I just dug this up. It’s what I handed back students after a “pre-quiz” (i.e. a quiz at the end of the unit, but before their quiz). I had forgotten that during that first year I handed back these things with class performance percentages on them.

Anyway, the way those percentages break down is interesting to me. Is it surprising that kids had so much trouble with negative exponents in numerical context, but had such less trouble with variables?

  • I think more options on the 3^{-2}. -6, 1/9, -1/9, -1/6… b^{-4} there’s less ways to go wrong.

    Be interesting to sequence asking b^{-2} in one problem then a concrete evaluation after.

  • Kris

    I’m curious if the most common incorrect answer to question #2 was 1/6? Meaning were the mistakes due to the basic understanding 3^2 or what the negative exponent implies? It appears that in #3 more students understood how to interpret a negative exponent.

  • I would certainly guess -9 for the most common wrong answer to #2. But maybe that’s my own mistake.

  • Lisa C

    I’m also curious about the most common incorrect answer to #2. Did many student simply ignore the negative sign?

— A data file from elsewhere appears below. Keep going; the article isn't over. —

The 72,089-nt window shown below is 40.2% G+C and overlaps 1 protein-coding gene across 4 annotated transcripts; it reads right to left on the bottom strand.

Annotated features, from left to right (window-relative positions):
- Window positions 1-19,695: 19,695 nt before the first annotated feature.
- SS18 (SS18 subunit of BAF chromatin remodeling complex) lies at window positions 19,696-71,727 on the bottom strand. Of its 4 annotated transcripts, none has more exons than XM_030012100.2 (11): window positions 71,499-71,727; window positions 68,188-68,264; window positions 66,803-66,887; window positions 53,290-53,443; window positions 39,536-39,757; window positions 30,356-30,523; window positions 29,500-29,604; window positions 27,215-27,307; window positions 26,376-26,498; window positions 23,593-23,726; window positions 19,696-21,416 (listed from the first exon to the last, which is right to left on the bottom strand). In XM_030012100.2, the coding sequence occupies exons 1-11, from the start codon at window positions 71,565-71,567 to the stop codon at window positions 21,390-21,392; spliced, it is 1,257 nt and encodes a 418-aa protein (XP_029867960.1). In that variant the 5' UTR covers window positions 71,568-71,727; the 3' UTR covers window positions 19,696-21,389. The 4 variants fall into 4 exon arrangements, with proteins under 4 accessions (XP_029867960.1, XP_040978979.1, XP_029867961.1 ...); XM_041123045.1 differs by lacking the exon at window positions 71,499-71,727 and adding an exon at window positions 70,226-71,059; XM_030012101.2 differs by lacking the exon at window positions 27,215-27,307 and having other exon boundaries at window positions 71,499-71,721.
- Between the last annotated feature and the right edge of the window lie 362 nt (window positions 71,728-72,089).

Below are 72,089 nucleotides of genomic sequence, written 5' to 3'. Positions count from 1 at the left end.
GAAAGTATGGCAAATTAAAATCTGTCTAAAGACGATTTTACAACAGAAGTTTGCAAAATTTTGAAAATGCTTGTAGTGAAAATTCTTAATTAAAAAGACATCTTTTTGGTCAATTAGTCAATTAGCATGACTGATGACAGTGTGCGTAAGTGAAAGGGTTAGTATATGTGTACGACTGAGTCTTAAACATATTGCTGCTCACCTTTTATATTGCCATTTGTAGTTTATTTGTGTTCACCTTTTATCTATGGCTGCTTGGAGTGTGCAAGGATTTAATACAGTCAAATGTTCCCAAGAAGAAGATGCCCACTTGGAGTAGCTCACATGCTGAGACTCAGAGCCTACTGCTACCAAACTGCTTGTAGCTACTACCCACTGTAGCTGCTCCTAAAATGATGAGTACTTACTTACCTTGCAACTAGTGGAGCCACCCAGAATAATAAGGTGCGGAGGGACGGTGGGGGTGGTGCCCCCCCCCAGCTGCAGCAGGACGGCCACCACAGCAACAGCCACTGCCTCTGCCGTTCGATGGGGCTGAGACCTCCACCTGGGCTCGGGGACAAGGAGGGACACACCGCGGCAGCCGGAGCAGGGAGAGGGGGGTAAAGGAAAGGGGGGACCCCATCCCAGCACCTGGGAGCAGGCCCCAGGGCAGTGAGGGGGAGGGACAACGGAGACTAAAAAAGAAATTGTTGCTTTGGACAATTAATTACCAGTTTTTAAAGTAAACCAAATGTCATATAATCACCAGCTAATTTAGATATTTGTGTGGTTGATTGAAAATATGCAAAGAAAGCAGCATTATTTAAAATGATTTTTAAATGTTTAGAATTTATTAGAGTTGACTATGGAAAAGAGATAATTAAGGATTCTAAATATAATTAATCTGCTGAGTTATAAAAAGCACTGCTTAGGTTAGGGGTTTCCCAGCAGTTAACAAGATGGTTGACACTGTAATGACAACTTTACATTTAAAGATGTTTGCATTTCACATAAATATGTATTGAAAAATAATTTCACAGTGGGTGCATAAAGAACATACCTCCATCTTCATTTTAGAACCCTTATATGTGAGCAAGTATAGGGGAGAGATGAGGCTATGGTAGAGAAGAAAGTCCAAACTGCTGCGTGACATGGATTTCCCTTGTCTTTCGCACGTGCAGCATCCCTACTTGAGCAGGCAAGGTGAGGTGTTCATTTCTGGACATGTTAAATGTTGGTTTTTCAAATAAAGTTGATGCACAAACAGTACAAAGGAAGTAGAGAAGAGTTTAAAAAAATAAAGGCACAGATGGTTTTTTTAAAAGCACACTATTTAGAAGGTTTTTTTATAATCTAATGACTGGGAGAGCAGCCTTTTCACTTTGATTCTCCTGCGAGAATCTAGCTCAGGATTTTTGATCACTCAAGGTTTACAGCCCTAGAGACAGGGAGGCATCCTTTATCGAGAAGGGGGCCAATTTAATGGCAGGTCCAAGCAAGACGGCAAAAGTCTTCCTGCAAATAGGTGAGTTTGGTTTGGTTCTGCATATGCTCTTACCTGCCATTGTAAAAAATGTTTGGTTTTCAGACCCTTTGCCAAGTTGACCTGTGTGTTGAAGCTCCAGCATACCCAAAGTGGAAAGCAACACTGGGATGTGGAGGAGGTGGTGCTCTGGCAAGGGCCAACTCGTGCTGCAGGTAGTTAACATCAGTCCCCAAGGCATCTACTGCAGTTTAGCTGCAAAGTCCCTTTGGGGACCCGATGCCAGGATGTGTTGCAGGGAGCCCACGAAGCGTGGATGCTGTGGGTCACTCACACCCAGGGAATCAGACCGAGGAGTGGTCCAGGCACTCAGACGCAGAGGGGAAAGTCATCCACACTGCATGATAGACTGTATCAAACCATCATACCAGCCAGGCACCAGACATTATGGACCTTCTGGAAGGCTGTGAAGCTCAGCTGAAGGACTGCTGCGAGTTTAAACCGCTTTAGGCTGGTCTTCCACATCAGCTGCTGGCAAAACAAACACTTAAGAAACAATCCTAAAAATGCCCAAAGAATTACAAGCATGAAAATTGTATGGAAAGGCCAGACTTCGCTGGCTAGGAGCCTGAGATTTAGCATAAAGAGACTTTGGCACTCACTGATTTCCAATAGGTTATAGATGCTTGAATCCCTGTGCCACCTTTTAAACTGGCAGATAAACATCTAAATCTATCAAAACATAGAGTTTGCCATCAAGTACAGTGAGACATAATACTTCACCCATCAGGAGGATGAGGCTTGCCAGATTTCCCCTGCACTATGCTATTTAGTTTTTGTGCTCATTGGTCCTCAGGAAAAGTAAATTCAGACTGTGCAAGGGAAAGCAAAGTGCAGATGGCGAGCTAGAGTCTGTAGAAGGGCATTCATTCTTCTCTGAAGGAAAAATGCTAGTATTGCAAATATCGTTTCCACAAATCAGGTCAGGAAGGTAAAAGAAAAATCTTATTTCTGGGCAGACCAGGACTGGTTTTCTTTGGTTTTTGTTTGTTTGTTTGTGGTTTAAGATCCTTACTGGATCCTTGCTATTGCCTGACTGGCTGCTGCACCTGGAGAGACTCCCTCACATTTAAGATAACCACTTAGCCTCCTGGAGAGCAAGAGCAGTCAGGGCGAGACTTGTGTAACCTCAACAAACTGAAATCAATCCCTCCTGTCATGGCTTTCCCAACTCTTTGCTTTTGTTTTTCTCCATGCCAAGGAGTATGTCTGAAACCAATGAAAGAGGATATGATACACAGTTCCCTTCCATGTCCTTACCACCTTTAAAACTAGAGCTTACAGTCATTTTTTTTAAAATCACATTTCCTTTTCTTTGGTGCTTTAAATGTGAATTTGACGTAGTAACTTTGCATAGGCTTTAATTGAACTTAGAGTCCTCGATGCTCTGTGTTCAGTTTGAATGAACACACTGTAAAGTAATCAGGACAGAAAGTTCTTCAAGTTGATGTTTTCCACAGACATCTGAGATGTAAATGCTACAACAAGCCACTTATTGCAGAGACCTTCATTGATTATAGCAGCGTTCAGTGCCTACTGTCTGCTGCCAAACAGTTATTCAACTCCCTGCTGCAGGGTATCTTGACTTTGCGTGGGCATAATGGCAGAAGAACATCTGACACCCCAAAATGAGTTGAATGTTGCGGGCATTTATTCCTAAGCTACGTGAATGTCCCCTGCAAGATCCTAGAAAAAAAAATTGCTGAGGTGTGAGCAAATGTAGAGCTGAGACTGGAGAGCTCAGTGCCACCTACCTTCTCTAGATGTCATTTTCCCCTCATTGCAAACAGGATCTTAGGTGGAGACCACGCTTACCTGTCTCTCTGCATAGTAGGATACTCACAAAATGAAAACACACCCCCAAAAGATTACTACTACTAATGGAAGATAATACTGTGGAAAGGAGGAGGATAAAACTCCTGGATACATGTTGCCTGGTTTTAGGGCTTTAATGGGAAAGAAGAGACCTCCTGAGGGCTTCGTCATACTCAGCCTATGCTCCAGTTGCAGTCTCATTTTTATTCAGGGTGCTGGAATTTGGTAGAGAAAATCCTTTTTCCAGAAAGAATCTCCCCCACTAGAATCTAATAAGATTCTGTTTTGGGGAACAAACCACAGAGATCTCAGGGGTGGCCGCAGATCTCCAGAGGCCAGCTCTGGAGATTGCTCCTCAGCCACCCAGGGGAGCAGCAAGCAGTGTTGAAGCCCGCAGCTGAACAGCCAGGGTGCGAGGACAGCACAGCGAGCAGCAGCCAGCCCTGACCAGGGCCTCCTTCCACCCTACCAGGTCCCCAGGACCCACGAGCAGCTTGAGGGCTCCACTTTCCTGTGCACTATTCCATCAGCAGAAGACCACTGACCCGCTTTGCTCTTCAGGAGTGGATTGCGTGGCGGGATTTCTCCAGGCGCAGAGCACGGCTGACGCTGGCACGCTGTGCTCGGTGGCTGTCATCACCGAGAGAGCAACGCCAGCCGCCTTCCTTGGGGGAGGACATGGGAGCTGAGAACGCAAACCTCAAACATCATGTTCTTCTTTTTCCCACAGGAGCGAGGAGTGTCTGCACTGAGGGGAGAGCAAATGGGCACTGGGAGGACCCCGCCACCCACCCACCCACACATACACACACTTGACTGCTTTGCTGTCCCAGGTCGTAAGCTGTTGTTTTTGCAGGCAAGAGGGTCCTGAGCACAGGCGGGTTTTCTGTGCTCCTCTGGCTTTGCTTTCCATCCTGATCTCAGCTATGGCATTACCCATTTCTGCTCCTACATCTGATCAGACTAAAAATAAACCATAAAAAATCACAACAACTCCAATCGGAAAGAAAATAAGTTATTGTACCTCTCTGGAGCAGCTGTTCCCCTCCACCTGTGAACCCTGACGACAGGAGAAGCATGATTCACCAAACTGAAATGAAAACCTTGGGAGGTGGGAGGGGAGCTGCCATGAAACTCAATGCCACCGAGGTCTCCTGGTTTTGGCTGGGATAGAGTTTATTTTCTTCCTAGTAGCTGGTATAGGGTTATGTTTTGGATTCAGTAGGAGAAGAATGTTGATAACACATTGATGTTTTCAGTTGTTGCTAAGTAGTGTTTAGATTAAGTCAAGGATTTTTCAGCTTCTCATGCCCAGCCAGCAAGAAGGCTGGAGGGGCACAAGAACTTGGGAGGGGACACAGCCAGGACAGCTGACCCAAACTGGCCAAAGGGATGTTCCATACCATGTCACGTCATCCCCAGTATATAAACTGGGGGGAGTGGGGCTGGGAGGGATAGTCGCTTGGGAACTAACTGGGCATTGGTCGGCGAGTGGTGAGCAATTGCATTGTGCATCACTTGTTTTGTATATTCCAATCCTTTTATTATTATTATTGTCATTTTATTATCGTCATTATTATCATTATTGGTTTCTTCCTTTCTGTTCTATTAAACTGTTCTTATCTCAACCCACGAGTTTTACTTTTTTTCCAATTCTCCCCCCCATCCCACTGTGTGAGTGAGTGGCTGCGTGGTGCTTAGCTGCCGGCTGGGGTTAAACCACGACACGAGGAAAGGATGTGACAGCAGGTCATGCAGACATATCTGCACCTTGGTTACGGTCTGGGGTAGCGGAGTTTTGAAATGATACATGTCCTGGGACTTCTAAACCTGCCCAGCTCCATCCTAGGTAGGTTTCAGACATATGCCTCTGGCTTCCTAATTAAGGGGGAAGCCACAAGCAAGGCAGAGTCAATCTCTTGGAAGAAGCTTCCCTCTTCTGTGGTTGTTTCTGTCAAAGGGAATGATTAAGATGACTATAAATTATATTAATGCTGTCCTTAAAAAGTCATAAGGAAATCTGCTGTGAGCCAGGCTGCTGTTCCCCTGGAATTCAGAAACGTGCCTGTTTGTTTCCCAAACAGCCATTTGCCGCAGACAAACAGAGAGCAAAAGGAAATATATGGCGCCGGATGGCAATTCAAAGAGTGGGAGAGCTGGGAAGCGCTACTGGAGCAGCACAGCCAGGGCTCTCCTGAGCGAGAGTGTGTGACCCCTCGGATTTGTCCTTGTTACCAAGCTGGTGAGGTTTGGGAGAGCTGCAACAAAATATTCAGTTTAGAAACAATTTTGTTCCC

• AMoore

    I agree with everything that’s been said so far. They probably knew to flip it but either put 1/6 or -1/9. It may also be that #3 shows a positive and a negative exponent next to each other so it may make students realize that something has to be different between the two. I imagine that the 25% who got #3 wrong probably lacked understanding of negative exponents and most likely got #2 wrong.

    Would you give partial credit to a student who knew to flip it? They show understanding of the concept of negative exponents but made a computational error with 3^2. I find very little wiggle room for partial credit with the Common Core assessments, at least in NJ, which I feel is unfair to students who get the overall concept but may make errors along the way. Just my opinion.